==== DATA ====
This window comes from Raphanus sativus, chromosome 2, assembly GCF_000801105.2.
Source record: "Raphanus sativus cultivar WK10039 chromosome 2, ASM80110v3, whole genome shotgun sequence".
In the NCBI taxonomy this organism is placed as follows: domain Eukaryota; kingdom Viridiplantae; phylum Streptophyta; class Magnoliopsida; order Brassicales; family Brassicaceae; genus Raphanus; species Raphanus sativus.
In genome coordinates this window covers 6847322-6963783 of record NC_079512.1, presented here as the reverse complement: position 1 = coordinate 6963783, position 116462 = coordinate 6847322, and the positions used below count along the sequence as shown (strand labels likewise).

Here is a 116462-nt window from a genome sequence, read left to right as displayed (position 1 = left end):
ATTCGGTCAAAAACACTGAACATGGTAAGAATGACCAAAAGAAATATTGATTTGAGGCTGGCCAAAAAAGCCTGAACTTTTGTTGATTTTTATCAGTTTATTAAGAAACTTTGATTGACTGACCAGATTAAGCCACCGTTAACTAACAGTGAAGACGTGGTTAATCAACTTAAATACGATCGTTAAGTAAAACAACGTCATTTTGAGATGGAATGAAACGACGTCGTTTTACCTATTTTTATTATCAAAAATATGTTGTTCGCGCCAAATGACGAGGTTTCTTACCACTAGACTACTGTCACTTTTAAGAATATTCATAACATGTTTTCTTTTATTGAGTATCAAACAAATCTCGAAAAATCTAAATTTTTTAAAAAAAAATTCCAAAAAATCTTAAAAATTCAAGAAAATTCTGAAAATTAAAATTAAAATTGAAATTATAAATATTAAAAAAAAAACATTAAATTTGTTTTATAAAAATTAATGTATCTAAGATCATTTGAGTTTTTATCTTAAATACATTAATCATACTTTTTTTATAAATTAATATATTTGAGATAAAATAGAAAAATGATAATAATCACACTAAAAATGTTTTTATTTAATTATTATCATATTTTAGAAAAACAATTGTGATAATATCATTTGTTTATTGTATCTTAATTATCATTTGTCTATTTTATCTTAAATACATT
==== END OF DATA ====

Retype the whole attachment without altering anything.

This window comes from Raphanus sativus, chromosome 2, assembly GCF_000801105.2.
Source record: "Raphanus sativus cultivar WK10039 chromosome 2, ASM80110v3, whole genome shotgun sequence".
In the NCBI taxonomy this organism is placed as follows: domain Eukaryota; kingdom Viridiplantae; phylum Streptophyta; class Magnoliopsida; order Brassicales; family Brassicaceae; genus Raphanus; species Raphanus sativus.
In genome coordinates this window covers 6847322-6963783 of record NC_079512.1, presented here as the reverse complement: position 1 = coordinate 6963783, position 116462 = coordinate 6847322, and the positions used below count along the sequence as shown (strand labels likewise).

Here is a 116462-nt window from a genome sequence, read left to right as displayed (position 1 = left end):
ATTCGGTCAAAAACACTGAACATGGTAAGAATGACCAAAAGAAATATTGATTTGAGGCTGGCCAAAAAAGCCTGAACTTTTGTTGATTTTTATCAGTTTATTAAGAAACTTTGATTGACTGACCAGATTAAGCCACCGTTAACTAACAGTGAAGACGTGGTTAATCAACTTAAATACGATCGTTAAGTAAAACAACGTCATTTTGAGATGGAATGAAACGACGTCGTTTTACCTATTTTTATTATCAAAAATATGTTGTTCGCGCCAAATGACGAGGTTTCTTACCACTAGACTACTGTCACTTTTAAGAATATTCATAACATGTTTTCTTTTATTGAGTATCAAACAAATCTCGAAAAATCTAAATTTTTTAAAAAAAAATTCCAAAAAATCTTAAAAATTCAAGAAAATTCTGAAAATTAAAATTAAAATTGAAATTATAAATATTAAAAAAAAAACATTAAATTTGTTTTATAAAAATTAATGTATCTAAGATCATTTGAGTTTTTATCTTAAATACATTAATCATACTTTTTTTATAAATTAATATATTTGAGATAAAATAGAAAAATGATAATAATCACACTAAAAATGTTTTTATTTAATTATTATCATATTTTAGAAAAACAATTGTGATAATATCATTTGTTTATTGTATCTTAATTATCATTTGTCTATTTTATCTTAAATACATT